Maurice Steger now lives in Zurich, where he began to study the recorder at an early age with Pedro Memelsdorff and Kees Boeke. This was followed by study of performing practice in early music and then training as a conductor. A number of distinctions and the award of the Karajan Prize in 2002 encouraged him to express himself through the recorder in all its facets. His lively manner and his personal, spontaneous and technically brilliant playing style have helped to revalorize the recorder as an instrument and give it an entirely new place in the musical world.
In his core repertoire of Baroque music, Maurice Steger is a much sought-after soloist with the leading period-instrument groups, including Akademie für Alte Musik Berlin, Venice Baroque Orchestra, The English Concert, Accademia Bizantina, Europa Galante, and I Barocchisti. A busy concert diary also sees him performing regularly with ensembles playing on modern instruments, like the Zurich Chamber orchestra, Berlin Baroque Soloists (Berlin Philharmonic) and Les Violons du Roy from Canada as well as with numerous symphony orchestras, e.g. hr-Sinfonieorchester Frankfurt, Taipei as well as Malaysia Symphony Orchestra, NDR Radiophilharmonie, Sinfonieorchester Basel, Brandenburgisches Staatsorchester and many others. He frequently appears as recorder player or conductor with renowned artists including Cecilia Bartoli, Hilary Hahn, Andreas Scholl, Bernard Labadie, Sandrine Piau, Diego Fasolis, Sol Gabetta, and Nuria Rial.
In chamber music, he works as a team with his colleagues Hille Perl, Lee Santana, Naoki Kitaya, Mauro Valli, and many others to explore previously unknown repertoire from the past, and constantly experiments with new forms of concerts in both early and contemporary music. Thus, as the first Western flautist, he collaborated with the traditional Taipei Chinese Orchestra, having successfully played the solo concerto 'Flying Songs' during an Asia-Tour in 2014. Experimenting with concert forms and wanting to give even the youngest listeners a playful introduction to classical music, he also created the character of 'Tino Flautino', which he has played at hundreds of children’s concerts. His most recent musical fairy tale is 'Pinocchio und der Flötenspieler'.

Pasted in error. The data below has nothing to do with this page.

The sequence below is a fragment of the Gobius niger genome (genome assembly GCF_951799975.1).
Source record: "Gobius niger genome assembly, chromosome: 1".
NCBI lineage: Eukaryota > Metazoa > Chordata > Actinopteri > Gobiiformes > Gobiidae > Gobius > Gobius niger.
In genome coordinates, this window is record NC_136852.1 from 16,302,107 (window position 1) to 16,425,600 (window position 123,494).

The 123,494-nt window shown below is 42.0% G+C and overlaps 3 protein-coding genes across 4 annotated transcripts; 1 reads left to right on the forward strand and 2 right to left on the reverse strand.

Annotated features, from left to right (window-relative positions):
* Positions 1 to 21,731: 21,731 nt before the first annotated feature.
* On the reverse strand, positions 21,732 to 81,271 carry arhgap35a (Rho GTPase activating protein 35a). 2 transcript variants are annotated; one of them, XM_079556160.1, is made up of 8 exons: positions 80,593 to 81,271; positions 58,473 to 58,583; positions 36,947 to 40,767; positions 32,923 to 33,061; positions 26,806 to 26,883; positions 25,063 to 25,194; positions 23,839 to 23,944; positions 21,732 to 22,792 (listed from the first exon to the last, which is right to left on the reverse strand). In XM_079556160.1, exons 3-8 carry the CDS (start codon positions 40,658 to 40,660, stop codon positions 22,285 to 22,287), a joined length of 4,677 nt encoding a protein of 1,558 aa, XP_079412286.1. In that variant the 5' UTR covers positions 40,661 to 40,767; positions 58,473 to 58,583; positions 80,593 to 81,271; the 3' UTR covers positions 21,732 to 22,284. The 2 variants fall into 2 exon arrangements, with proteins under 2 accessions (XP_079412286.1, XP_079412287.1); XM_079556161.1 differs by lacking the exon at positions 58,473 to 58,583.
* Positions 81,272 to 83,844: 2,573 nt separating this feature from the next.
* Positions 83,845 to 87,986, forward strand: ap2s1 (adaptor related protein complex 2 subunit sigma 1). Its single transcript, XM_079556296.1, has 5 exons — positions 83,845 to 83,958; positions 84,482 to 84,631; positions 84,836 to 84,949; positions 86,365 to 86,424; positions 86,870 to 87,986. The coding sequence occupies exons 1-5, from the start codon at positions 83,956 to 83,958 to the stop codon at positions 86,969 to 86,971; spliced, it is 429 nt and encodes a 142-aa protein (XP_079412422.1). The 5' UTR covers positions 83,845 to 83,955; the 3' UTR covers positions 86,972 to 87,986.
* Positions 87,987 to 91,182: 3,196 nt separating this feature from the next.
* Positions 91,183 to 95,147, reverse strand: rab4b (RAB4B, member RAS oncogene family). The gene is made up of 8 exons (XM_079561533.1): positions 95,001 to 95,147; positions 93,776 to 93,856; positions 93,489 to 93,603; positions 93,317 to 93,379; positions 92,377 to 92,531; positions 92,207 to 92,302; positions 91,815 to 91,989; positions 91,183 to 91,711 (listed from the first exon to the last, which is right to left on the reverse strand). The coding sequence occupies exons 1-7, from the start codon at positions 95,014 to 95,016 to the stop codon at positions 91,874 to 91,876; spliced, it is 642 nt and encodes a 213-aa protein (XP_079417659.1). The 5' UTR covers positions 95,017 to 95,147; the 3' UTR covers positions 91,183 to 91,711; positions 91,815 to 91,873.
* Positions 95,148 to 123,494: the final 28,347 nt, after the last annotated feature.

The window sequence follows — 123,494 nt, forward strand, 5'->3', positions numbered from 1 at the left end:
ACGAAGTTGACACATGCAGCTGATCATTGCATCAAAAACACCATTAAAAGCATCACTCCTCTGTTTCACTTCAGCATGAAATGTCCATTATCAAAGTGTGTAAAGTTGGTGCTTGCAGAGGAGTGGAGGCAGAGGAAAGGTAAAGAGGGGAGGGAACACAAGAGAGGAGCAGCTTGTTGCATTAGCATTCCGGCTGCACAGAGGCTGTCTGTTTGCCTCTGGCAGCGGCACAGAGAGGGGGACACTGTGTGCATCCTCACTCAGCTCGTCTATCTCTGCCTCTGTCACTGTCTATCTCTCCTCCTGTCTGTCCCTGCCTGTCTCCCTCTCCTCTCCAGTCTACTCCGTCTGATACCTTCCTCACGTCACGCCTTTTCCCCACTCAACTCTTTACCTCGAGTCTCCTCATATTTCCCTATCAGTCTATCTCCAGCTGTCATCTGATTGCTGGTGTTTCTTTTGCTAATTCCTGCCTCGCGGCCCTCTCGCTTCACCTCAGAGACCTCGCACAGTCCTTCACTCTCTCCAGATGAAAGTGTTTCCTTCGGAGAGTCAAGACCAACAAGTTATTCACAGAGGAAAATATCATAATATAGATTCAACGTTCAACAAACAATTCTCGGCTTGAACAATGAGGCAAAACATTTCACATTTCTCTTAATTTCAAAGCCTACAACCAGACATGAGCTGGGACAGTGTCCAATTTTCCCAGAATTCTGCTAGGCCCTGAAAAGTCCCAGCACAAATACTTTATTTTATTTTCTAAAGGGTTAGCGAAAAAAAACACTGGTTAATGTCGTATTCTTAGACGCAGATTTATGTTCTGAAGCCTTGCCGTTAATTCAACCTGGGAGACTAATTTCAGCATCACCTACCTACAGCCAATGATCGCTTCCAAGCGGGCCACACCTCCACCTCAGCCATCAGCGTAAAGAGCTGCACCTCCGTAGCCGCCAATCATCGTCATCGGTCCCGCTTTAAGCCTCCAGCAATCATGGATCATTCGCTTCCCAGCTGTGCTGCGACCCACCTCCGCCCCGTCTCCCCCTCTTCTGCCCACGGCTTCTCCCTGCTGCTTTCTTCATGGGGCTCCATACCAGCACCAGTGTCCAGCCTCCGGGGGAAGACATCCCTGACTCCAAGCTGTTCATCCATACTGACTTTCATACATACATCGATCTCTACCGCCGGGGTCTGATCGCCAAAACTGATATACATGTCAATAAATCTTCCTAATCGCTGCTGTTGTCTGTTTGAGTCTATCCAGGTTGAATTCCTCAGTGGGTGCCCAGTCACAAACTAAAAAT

Maurice Steger fascinates his audience and also the press over and over again with his special themed projects, e.g. 'Mr. Corelli in London', 'Una Follia di Napoli' or 'Vivaldi: Concerti per flauto'. He has also played his thematic projects in many different formations – from chamber recitals to concerts with both modern and period orchestras – all over Europe and in America (USA and Canada), Africa as well as Asia. In addition these programs were released on CD with harmonia mundi; 'Vivaldi: Concerti per flauto' being his most recent album.
Other outstanding releases in his discography are the Flötenquartette of Telemann (Deutsche Grammophon/Archiv), the album 'Venezia 1625' and recorder works by Telemann (harmonia mundi), as well as his own productions for children. This ever-enthusiastic musician holds several masterclasses every year and became director of the Gstaad Baroque Academy in 2013. In all these activities, he is delighted to observe the emergence of a new generation of top-class young recorder players.